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  • Welsh PRS

    Mandatory 12 month contract plan for rentals

    New plans to extend the notice period for so-called ‘no fault’ evictions in Wales would give tenants 12-month contracts by default.

    The Residential Landlords Association (RLA) says it is scandalous the government is planning such changes without first reforming possession routes for the vast majority of landlords who have legitimate reasons to repossess their property.

    Under Section 173 of the Renting Homes (Wales) Act 2016, the Welsh equivalent of Section 21, private landlords cannot repossess properties in the first six months of the tenancy.

    Now Welsh housing minister Julie James AM has announced plans to extend the subsequent notice period from two to six months, meaning it will be a year in total before a landlord is able to repossess.

    RLA Vice Chair and director for Wales, Douglas Haig, said:

    “This is scandalous move that is essentially introducing 12-month contracts by default.

    “Creating a situation where a property cannot be repossessed within the first six months and then introducing a further six-month notice period could cause huge problems for landlords.

    “They will be left powerless when it comes to problem tenants, who will be legally allowed to stay in the property for a year. If tenants are not paying rent, huge arrears could build up in this time.

    “We will be warning government that this move could cause serious damage to landlord confidence and the availability of homes to rent in Wales, at a time when demand continues to increase.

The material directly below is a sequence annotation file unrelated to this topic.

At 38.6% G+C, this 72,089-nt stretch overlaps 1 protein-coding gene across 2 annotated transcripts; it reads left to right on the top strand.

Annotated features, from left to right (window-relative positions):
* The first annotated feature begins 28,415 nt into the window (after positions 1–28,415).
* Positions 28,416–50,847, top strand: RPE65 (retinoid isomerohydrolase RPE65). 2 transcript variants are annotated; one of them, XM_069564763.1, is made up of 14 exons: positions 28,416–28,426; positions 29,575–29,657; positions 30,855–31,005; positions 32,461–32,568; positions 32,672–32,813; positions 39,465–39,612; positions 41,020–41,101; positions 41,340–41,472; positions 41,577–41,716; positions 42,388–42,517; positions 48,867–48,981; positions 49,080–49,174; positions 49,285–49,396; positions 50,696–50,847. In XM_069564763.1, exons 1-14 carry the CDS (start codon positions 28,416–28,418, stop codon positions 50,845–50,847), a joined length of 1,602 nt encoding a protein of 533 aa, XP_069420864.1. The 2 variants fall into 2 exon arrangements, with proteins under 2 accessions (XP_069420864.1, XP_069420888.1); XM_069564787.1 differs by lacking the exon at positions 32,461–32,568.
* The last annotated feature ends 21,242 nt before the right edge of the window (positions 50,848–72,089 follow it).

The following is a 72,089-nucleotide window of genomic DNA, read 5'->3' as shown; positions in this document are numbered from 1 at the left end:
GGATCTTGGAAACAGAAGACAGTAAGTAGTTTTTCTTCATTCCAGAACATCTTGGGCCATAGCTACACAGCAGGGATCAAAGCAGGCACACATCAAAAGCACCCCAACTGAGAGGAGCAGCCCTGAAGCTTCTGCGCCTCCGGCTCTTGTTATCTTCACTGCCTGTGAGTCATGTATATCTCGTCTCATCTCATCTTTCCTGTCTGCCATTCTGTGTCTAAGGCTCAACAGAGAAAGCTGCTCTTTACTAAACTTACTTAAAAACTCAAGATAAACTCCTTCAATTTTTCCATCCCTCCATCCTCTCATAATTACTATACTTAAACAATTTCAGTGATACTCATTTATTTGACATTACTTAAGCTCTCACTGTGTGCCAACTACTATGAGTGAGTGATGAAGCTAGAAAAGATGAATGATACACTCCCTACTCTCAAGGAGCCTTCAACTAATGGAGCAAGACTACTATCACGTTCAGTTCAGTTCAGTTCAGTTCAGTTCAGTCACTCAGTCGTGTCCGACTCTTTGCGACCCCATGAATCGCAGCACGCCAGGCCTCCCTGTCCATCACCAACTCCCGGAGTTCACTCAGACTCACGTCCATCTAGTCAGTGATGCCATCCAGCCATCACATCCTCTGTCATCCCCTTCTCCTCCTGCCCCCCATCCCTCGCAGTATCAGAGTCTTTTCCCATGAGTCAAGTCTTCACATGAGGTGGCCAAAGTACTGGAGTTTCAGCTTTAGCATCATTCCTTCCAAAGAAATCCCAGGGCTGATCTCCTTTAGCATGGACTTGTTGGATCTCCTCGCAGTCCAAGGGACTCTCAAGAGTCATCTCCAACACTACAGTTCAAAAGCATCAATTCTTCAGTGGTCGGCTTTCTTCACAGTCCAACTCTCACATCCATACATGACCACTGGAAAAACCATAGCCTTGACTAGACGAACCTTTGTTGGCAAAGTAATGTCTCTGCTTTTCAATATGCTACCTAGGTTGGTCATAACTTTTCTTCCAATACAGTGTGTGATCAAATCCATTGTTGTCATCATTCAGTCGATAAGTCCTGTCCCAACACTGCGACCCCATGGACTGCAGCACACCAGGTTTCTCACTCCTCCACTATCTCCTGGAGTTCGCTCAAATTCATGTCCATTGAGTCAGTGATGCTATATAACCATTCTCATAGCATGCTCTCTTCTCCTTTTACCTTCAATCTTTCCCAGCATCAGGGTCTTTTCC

“The government needs to ensure that landlords with a genuine need to regain possession of their properties are able to do so.”

    The Welsh government will now consult on whether to increase the minimum notice period of Section 173 from two months to six months, and on plans to restrict issuing of a Section 173 for six months after the start of the contract.

    SEE ALSO  -          Section 21 - curated threads, news, & videos

    UP NEXT -              Section 21 - Are landlords under attack?

    DON'T MISS -         Direction of travel - Section 21 consultation



    So that would make it how long to get rid of a tenant for ASB ? (since we know in practice that S21 is the only realistic route for a private landlord to take to remove someone that's being anti-social)

    2-3 months working with them to behave - then decide they're not behaving

    6 months notice on S21

    then another 4 months court accelerated possession and bailiffs ?

    So basically neighbours having to put up with it for at least a year.


    DISCLAIMER just my personal opinion - for legal advice consult a qualified professional grown-up.